Fr. Sergei Sveshnikov

The Meeting / 2/15 February 2009–The Feast of the Meeting of the Lord and Sunday of the Prodigal Son

Posted in Sermons by Fr. Sergei Sveshnikov on 30 January 2010

Today is an unusual day.  On this day, two liturgical cycles come together, and we hear two marvelous Gospel readings about the Meeting of man and God.  In a certain sense, this Meeting contains the meaning of religion.  If we choose to derive the word “religion” from the Latin re-ligāre—“to re-tie,” then the break which began when Adam hid himself from God (Gen. 3:10), ended when the son “arose and came to his father.”  And God, “while [the son] was yet at a distance, … saw him and had compassion, and ran and embraced him and kissed him” (Luke 15:20).  God Himself comes to us, embraces us in the state in which He finds us, restores in us the robe of righteousness (Isa. 61:10), and leads us home Himself.

In this time of preparation for Great Lent, the Church teaches us through examples from the Gospel.  Last week we heard about the foolishness of the Pharisee, who brought to God his imaginary “worth” and “earnings,” and about the wisdom of the publican, who in himself saw the true state of mankind—on its knees, burdened with sin, stranded in the mud of its passions—and who brought to God his illness, sorrows and weakness; that is to say, he brought to God his true self, and not a fake mask.  The Pharisee cannot accept Christ as his Savior—he does not think that he needs salvation.  The Pharisee sees himself as already good enough, and expects nothing but a reward from God.  His own false opinion of himself prevents him from recognizing that he is like a “whitewashed tomb, which outwardly appear[s] beautiful, but within [is] full of dead men’s bones and all uncleanness” (Matt. 23:27).  Telling the Pharisee that he needs the Savior is like telling a man who thinks that he is healthy to go see an oncologist.  “Why should I?” he will say, “I do not have cancer!”

The publican, on the other hand, possesses a true vision of himself and runs to God in all humility and honesty.  He recognizes that the ills of sin and the cancer of passions are killing him, and he hurries to the Physician.  He knows that he needs salvation and is thus ready to accept the Savior.  He realizes that he ended up far away from his home, stripped of his royal dignity, on his knees at a pig’s trough, and he wants to come home.

Today, Christ calls us through His parable and urges us to get up from our knees and to run to Him, as did the prodigal son when he came to himself (Luke 15:17).  But how are we to come to Him Who is so far away and unreachable, to the King of kings, the Creator of the ages, and the Master of the universe?  Is it not natural to appear at a royal reception decorated in lace and medals, wearing hats with feathers and brocade dresses?  Is it not normal to show off one’s dignity and to pose (Luke 18:11)?  But what is the worth of all of these fake props in the presence of Him Who is the fullness of reality?  What is the use in whitewashing our masks and of “justifying ourselves before men, [when] God knows our hearts” (Luke 16:15)?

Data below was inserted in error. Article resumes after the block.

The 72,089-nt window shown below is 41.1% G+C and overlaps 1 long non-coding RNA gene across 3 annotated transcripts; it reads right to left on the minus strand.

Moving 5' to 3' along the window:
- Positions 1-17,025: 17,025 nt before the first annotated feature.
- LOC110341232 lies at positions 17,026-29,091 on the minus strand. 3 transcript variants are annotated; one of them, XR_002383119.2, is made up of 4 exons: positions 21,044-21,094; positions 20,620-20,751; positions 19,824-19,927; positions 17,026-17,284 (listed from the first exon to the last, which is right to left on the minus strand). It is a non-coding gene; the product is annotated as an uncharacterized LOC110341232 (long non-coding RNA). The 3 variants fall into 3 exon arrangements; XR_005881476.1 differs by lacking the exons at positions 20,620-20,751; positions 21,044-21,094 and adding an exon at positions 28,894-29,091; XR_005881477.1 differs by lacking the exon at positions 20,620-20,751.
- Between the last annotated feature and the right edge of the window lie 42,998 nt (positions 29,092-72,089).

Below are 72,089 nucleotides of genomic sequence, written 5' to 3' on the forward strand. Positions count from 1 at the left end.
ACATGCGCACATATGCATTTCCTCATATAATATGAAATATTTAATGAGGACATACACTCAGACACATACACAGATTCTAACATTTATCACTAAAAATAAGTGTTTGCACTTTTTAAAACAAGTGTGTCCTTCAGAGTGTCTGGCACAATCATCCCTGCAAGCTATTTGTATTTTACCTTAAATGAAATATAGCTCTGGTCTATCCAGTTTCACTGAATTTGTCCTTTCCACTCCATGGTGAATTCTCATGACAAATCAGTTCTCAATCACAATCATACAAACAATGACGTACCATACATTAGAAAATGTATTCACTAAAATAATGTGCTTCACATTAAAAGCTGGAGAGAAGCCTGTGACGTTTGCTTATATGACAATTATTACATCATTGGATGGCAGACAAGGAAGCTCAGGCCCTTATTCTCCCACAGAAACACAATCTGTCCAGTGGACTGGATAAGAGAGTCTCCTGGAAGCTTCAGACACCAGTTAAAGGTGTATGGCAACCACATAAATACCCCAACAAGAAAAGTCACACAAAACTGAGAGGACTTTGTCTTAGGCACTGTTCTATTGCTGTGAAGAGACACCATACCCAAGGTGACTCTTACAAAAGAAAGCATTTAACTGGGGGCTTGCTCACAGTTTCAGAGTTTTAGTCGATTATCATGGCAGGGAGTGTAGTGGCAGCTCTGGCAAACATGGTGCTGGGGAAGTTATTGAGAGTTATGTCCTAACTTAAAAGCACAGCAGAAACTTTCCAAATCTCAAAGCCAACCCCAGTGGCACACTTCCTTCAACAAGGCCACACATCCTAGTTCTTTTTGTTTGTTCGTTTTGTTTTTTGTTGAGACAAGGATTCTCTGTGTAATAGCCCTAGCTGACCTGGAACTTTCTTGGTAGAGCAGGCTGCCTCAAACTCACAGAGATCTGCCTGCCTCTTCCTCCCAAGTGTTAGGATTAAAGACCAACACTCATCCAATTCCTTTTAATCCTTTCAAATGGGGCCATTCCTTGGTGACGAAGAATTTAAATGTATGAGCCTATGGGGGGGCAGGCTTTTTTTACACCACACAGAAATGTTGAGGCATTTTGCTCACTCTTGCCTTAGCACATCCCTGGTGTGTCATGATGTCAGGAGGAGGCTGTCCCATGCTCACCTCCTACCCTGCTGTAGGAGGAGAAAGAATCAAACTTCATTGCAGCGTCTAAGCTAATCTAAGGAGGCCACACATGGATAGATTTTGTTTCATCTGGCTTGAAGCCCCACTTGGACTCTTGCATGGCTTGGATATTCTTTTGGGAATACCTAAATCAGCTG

“My son, give me your heart…” (Prov. 23:26)  The Lord is not asking us to give Him anything which He did not give us Himself.  It was not Adam who was looking for God, but God Who was calling the lost soul (Gen. 3:9).  The son was travelling from far away, but the father was already waiting for him and “when he was yet at a distance, his father saw him… and ran” to him (Luke 15:20).  The righteous Simeon prayed to the Master as a servant, but the Master was already lying in Simeon’s arms having Himself become a servant (Luke 2:28; Mark 10:45)).  God did not come to us seated on a throne somewhere in the clouds, unreachable, surrounded by armies of angels.  God came to us as a weak and helpless Child; He gave Himself completely into our arms, holding back nothing, hiding nothing.

The name of today’s feast is “the Meeting of the Lord.”  God wants to meet our hearts, but we continue to hide from Him behind fig leaves (Gen. 3:7), behind our imaginary righteousness (Luke 18:11-12), or behind outright prodigality (Luke 15:13).  God gives Himself to us, all that He is He gives into our arms, but we posture before Him like Pharisees: “I fast twice in the week, I give tithes of all that I possess” (Luke 18:12).  And that is in the best case…

Today is an unusual day.  Today, God is waiting for us.  Like a father, He is looking into the distance to see whether His son is coming.  Like a small and helpless child, God gives Himself into our arms.  We must meet Him as equals.  We must call upon Him as He calls us, run to Him as He runs to us, and fully, keeping nothing back, give ourselves into His arms, even as He gave Himself into ours.  Only then, the Meeting can happen—the meeting of a sinner and the One Who has the power to forgive, a paralyzed man and the Healer (Matt. 9:2-6), an infirm woman and the Physician (Luke 13:11-16), and a man crucified by his sins and passions and God taking up the man’s pain and death beside him, raising him up, and leading him home (Luke 23:33-43).  And in this reunion of God and man, in this working together with God (1 Cor. 3:9) is the sacrament of our salvation.



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